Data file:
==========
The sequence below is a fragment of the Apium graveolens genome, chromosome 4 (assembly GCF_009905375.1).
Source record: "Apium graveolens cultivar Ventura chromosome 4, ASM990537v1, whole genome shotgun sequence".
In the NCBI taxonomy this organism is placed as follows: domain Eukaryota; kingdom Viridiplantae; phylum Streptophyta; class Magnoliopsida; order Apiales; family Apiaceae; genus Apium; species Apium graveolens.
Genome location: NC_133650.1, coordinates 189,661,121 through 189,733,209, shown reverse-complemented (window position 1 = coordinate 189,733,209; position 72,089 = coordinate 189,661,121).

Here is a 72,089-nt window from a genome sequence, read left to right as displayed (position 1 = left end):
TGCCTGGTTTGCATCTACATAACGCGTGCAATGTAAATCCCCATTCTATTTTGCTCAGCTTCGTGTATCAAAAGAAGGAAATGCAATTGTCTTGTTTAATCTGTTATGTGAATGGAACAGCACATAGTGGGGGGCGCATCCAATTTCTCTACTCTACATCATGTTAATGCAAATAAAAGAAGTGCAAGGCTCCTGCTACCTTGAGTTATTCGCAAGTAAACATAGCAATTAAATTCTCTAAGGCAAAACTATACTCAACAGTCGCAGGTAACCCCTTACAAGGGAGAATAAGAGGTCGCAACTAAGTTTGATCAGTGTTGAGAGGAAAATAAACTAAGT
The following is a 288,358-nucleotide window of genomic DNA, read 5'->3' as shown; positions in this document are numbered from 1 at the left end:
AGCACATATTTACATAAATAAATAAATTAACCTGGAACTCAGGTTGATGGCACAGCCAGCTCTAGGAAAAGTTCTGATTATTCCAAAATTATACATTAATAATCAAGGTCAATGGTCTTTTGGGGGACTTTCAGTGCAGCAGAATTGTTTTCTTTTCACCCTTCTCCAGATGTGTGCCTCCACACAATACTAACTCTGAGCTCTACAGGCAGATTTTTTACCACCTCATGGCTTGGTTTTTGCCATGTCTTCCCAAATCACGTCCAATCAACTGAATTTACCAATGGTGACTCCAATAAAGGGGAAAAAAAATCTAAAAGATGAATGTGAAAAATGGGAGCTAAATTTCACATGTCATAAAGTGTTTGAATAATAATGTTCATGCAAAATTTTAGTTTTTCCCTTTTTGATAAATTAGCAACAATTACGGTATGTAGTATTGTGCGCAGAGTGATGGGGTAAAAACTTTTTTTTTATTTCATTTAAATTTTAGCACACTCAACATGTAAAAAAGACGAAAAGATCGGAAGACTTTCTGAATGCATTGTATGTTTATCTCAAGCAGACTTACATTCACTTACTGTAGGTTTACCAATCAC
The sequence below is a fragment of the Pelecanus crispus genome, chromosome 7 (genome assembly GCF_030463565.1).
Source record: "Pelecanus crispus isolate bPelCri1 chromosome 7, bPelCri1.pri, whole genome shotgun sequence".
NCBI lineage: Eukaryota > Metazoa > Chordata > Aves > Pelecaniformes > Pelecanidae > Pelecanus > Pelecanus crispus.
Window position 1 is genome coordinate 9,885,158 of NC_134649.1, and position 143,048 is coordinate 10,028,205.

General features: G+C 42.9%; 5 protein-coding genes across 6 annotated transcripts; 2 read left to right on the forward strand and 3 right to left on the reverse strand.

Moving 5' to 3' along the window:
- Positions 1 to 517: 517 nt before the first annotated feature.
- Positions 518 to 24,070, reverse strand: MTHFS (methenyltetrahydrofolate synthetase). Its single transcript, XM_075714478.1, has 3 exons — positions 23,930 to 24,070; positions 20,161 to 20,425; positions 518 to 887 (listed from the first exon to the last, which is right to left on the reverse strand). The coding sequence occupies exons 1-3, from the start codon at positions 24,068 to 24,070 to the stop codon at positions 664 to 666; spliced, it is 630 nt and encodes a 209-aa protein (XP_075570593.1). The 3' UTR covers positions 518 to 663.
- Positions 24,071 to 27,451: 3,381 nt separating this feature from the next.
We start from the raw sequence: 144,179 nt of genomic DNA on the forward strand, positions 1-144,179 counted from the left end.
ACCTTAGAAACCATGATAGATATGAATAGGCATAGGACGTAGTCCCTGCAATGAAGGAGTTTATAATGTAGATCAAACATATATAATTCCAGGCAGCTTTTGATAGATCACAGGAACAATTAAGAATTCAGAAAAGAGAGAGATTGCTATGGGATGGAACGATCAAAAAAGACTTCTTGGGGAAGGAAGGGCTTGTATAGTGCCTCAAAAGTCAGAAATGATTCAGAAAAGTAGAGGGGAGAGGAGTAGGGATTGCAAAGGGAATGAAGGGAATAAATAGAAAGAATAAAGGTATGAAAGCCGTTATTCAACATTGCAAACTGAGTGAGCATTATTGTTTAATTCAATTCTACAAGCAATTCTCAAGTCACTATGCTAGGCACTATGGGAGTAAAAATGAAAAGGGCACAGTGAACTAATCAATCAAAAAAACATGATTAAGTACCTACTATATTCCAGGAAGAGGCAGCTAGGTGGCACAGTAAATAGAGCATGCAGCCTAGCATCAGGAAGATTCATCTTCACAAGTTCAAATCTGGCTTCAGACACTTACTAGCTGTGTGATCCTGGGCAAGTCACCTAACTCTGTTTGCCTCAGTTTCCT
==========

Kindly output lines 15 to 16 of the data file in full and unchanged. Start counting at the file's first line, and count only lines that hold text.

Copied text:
- Positions 1 to 517: 517 nt before the first annotated feature.
- Positions 518 to 24,070, reverse strand: MTHFS (methenyltetrahydrofolate synthetase). Its single transcript, XM_075714478.1, has 3 exons — positions 23,930 to 24,070; positions 20,161 to 20,425; positions 518 to 887 (listed from the first exon to the last, which is right to left on the reverse strand). The coding sequence occupies exons 1-3, from the start codon at positions 24,068 to 24,070 to the stop codon at positions 664 to 666; spliced, it is 630 nt and encodes a 209-aa protein (XP_075570593.1). The 3' UTR covers positions 518 to 663.